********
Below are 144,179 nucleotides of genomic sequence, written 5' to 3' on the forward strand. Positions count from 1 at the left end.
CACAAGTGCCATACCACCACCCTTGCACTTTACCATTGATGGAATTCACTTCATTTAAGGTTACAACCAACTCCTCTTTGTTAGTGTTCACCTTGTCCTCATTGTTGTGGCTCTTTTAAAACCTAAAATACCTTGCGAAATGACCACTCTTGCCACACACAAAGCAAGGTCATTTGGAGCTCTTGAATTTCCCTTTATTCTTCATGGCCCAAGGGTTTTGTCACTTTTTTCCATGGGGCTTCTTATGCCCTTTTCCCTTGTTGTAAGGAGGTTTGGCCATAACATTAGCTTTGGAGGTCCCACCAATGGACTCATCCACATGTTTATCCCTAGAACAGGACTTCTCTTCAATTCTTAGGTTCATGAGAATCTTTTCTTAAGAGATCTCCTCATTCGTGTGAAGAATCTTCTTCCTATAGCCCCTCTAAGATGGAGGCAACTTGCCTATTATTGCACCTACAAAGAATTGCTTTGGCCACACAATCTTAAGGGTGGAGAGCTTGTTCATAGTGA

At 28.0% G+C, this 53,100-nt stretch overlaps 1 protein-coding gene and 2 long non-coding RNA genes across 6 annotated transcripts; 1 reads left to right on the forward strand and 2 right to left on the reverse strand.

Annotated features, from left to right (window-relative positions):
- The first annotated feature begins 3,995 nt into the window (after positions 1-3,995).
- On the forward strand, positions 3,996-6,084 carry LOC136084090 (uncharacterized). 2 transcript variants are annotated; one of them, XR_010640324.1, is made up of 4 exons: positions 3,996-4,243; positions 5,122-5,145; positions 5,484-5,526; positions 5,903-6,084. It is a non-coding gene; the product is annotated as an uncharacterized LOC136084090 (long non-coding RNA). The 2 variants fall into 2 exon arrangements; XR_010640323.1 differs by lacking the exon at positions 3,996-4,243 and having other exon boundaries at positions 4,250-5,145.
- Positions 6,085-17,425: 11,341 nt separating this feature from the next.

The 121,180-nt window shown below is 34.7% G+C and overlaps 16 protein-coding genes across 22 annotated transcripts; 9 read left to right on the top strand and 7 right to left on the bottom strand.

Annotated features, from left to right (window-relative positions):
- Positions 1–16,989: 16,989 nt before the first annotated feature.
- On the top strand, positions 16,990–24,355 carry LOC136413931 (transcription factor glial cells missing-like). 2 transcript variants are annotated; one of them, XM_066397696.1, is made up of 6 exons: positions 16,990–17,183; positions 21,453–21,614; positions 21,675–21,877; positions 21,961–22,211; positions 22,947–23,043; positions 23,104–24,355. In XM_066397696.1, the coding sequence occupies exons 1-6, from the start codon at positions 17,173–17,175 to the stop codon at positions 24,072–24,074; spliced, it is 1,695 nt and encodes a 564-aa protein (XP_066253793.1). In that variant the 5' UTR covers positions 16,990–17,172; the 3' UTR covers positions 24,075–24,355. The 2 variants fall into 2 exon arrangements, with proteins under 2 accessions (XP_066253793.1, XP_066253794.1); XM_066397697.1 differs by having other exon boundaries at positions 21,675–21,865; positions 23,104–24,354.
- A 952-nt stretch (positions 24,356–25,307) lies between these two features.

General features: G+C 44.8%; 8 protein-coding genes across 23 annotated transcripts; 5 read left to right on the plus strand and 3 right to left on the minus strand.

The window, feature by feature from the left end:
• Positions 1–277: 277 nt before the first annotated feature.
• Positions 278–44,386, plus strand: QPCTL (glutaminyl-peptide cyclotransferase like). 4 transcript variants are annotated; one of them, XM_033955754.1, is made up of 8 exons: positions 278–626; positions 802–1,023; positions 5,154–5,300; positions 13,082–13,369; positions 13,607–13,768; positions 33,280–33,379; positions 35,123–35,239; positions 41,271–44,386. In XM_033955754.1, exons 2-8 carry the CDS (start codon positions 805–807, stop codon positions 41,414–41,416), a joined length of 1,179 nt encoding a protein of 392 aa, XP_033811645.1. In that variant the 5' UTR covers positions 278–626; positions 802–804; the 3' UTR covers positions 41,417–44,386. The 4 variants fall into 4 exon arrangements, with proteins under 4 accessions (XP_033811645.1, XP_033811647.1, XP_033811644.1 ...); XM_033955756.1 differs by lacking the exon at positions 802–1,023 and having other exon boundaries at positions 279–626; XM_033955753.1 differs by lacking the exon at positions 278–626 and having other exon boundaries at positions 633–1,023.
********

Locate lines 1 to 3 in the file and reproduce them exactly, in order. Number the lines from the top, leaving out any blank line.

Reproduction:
Below are 144,179 nucleotides of genomic sequence, written 5' to 3' on the forward strand. Positions count from 1 at the left end.
CACAAGTGCCATACCACCACCCTTGCACTTTACCATTGATGGAATTCACTTCATTTAAGGTTACAACCAACTCCTCTTTGTTAGTGTTCACCTTGTCCTCATTGTTGTGGCTCTTTTAAAACCTAAAATACCTTGCGAAATGACCACTCTTGCCACACACAAAGCAAGGTCATTTGGAGCTCTTGAATTTCCCTTTATTCTTCATGGCCCAAGGGTTTTGTCACTTTTTTCCATGGGGCTTCTTATGCCCTTTTCCCTTGTTGTAAGGAGGTTTGGCCATAACATTAGCTTTGGAGGTCCCACCAATGGACTCATCCACATGTTTATCCCTAGAACAGGACTTCTCTTCAATTCTTAGGTTCATGAGAATCTTTTCTTAAGAGATCTCCTCATTCGTGTGAAGAATCTTCTTCCTATAGCCCCTCTAAGATGGAGGCAACTTGCCTATTATTGCACCTACAAAGAATTGCTTTGGCCACACAATCTTAAGGGTGGAGAGCTTGTTCATAGTGA

At 28.0% G+C, this 53,100-nt stretch overlaps 1 protein-coding gene and 2 long non-coding RNA genes across 6 annotated transcripts; 1 reads left to right on the forward strand and 2 right to left on the reverse strand.